Monday, March 07, 2005

Is blogging journalism?

That is the question. Recently in one court case where Apple Inc. sued two bloggers for revealing product information, the judge ruled that bloggers aren't journalists and allowed the special protections thereof. That case is on appeal. AOL News has this story about people being fired from their jobs for blogging. So, with all this backlash, how can blogging be journalism? How can I sit here and tell you that I have no special protections but I'm still a journalist? That part is rather easy. Because I'm a journalist when I'm not blogging, too. But the fact that the medium I choose to publish in is the Internet should have no bearing on whether or not I get credentialed. What should go into consideration is do I update regularly (regularly enough) and do I have a way of being contacted so that I'm not totally anonymous, peddling gossip as fact and spreading lies. But that gets right to the heart of what it means to being a journalist. A journalist is someone who seeks the truth and then lets others know about it. The only difference between me and the staff writer at the Washington Post is that I have taken a different method. I believe that being subjective allows me to get at the truth. A typical objective news story will have one person say one thing and another person say another thing. The He said...She said school of journalism. Most people use this to remain objective so that they maintain credibility. I quote one person and tell you point blank he is lying and here is why. I source it and tell you in no uncertain terms that I am pissed off that that particular person is lying. I'm being subjective, I'm being opinionated and I'm more than likely being partisan. But I'm also telling you the truth. Hunter Thompson, in his famous obit of Richard Nixon, explained that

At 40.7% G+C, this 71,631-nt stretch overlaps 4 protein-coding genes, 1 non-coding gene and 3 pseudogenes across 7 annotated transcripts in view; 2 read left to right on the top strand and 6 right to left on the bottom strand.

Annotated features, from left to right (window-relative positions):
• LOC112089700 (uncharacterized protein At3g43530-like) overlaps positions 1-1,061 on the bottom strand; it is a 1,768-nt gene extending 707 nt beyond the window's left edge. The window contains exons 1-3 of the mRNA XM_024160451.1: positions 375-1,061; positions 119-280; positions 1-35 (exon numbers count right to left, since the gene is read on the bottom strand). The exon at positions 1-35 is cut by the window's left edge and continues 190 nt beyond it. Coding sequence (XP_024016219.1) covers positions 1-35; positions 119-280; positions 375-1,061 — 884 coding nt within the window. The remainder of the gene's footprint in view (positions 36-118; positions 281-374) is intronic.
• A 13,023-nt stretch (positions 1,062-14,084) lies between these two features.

It was the built-in blind spots of the Objective rules and dogma that allowed Nixon to slither into the White House in the first place. He looked so good on paper that you could almost vote for him sight unseen. He seemed so all-American, so much like Horatio Alger, that he was able to slip through the cracks of Objective Journalism. You had to get Subjective to see Nixon clearly, and the shock of recognition was often painful.
That's what I and other bloggers do. We get subjective and we expose the lies, the horrible jobs that other so-called-journalists do and we publish on the greatest tool ever created to communicate with other people. My credibility comes, not from who signs my paycheck, but from my readers who appreciate that I seek the truth. Even if I fail, I think you guys would still be here because you at least appreciate that I want to find the truth and let you know; not construct some false sense of objectivity and leave you in the dark on what's really going on.

1 Comments:

At 7:49 PM, Blogger MajorDad said...

Holy Schnikies!!! (IF you don't "get it" go rent "Tommy Boy" at Blockbuster immediately!)

I agree with Nate! We both agree that you don't necessarily have to go to Harvard and get a political science degree to be an expert in international affairs to have an opinion on Iraq/Afghanistan/fill in the blank(like so many of our celebs on the left).

It would also follow that someone need not a sheepskin in Journalism to be annointed as a journalist!

It would seem to this humble scribe and master of the written English language that being able to put coherent strings of words together to impart a thought, idea or opinion would be enough to earn the title of "journalist." The flip side of that...is that you have a following willing to read what the "journalists" write.

I find it comical to call Dan Rather and the other talking heads "journalists." They have staffs out the wazoo to do all the dirty work...write the scripts....and then simply read the stories from teleprompters five nights a week. I call them newsreaders...for those that are too lazy to read a newspaper or hit one of a million news sites on the Internet.

See you on the high ground!

MajorDad1984

 

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